Pensions 

Does decumulation need a shake-up?

Does decumulation need a shake-up?

The transition from accumulating retirement funds to drawing an income used to be relatively problem-free for advisers: annuity rates were healthy and income drawdown withdrawals were restricted by Government Actuary Department rates. This meant that consumer overspending in retirement, using money wrapped in pension arrangements, was extremely unlikely.

But in the past decade the pension freedoms and other factors have heralded a dramatic shift in the way consumers access their retirement pots, and greater flexibility has made things tougher from the planning perspective. This was underlined by comments made last month by the FCA in its annual sector views paper. 

The regulator said: “Some adviser firms have not yet updated their investment strategies for decumulation clients. In addition, they may not have adequately considered decumulation risks.”

What these strategies should look like is a matter of debate. Some advisers are taking fresh approaches, but they also feel there is no need to reinvent the wheel.

Paul Gibson, managing director at Granite Financial Planning, says: “Our investment approach does not necessarily change when clients start drawing an income from portfolios, but our planning approach does. Sustainability of income and portfolio longevity are front of mind, and we discuss tactics and strategies to try and ensure the retirement pot outlives the client.”

Watch out for ravaging

So what are the risks to which the regulator was referring? Although a client’s appetite for volatility may remain the same upon reaching retirement, their objectives switch from growth to income. The Lang Cat’s Mark Polson says that many firms are merely adjusting accumulation strategies into income-optimised products. And the consultancy’s research indicates, 70 per cent of companies are maintaining their clients’ existing portfolios and withdrawing cash.

But withdrawing funds at the wrong time can have a lasting effect on the remaining pot. A report by Thesis Asset Management outlines six key pitfalls for retirement income clients:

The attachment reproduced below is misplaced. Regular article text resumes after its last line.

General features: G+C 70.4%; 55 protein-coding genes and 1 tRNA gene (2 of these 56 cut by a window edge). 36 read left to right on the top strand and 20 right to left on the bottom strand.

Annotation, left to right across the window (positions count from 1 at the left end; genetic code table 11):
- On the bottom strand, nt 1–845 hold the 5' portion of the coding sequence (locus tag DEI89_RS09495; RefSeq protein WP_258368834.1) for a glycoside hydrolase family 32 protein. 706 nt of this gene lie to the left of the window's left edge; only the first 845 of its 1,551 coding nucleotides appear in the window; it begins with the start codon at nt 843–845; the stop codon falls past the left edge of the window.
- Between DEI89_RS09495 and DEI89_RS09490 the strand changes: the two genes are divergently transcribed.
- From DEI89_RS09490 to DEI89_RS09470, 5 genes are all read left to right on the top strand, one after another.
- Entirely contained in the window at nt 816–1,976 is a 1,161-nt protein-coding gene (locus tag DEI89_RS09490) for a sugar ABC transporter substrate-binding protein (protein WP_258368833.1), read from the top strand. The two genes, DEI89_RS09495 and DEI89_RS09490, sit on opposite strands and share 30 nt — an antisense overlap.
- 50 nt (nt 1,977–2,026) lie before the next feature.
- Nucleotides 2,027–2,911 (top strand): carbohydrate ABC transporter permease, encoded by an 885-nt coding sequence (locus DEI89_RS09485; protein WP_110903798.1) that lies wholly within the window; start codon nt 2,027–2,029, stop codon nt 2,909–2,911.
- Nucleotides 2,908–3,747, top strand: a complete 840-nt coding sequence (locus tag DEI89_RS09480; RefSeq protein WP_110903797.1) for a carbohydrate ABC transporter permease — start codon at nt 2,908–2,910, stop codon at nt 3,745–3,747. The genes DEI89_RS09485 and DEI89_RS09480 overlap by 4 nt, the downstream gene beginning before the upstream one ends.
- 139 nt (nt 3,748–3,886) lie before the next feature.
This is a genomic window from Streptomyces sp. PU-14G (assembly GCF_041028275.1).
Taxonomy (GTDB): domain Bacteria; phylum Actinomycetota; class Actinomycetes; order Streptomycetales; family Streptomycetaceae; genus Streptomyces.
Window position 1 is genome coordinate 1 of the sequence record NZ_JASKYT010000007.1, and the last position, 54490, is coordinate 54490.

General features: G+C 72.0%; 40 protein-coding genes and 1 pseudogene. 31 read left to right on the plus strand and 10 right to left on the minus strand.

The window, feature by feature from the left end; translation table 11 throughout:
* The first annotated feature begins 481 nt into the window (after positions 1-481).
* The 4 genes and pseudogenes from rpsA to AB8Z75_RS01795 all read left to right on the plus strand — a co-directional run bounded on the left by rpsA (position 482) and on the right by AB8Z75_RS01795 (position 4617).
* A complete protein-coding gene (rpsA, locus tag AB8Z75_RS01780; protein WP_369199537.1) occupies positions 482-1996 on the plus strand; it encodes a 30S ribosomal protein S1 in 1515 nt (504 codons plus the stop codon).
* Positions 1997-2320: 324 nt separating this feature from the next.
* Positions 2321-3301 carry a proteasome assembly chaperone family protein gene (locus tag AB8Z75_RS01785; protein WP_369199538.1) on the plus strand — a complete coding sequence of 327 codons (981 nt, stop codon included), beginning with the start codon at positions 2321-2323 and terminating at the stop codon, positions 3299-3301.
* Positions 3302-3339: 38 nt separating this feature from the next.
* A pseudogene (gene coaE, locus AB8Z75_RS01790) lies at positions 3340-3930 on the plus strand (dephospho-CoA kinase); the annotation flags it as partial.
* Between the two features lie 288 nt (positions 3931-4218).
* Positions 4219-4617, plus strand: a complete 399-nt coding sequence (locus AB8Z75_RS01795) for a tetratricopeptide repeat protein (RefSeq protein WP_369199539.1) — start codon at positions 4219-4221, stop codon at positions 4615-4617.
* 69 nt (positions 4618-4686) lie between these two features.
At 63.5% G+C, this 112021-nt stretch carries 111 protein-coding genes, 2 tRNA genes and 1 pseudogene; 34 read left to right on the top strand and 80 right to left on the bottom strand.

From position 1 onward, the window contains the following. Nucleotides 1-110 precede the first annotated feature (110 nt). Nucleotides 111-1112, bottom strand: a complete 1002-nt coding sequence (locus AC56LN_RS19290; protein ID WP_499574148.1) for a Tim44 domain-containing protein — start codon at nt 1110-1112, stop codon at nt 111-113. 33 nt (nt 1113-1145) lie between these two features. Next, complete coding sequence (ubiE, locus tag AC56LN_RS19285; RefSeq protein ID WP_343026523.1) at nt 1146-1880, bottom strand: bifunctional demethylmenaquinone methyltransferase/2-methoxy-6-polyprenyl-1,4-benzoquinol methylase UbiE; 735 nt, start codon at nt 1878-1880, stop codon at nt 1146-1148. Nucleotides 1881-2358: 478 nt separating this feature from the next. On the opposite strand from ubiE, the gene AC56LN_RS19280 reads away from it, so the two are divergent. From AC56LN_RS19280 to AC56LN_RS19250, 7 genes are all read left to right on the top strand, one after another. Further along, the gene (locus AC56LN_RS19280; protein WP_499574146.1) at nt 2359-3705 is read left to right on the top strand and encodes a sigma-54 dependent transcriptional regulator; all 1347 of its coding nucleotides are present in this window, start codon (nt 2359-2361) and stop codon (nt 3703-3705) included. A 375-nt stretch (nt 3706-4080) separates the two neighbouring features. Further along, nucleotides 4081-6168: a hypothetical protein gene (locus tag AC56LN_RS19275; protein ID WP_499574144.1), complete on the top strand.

1. Significant market falls;
  2. Volatility drag;
  3. Sequencing risk;
  4. Pound cost ravaging;
  5. Inflation risk;
  6. Longevity risk.

All should strike a chord with intermediaries, if not consumers. Generally, consumers will be aware that living longer and high inflation will make drawing a sustainable income more difficult, but sequencing risk and pound cost ravaging may draw blank faces.

The latter is simply the opposite of its better-known counterpart, pound cost averaging. Instead of investing regularly in volatile markets with a view to purchasing some shares at a lower price, pound cost ravaging requires the selling of more shares when markets are low in order to generate the required level of income. When this income dwindles away, and the individual has no access to other, less-volatile assets, then they are left with few answers other than perhaps turning to equity release.

A further issue for intermediaries concerns the platforms on which they manage investments. As Mr Polson adds, many still offer extremely limited functionality, and prevent advisers from working across several client pots at once – a possible barrier to the implementation of “hybrid” retirement income strategies. He believes technology will soon help resolve this problem, but for now platforms often struggle even with relatively straightforward tasks such as drawdown illustrations.

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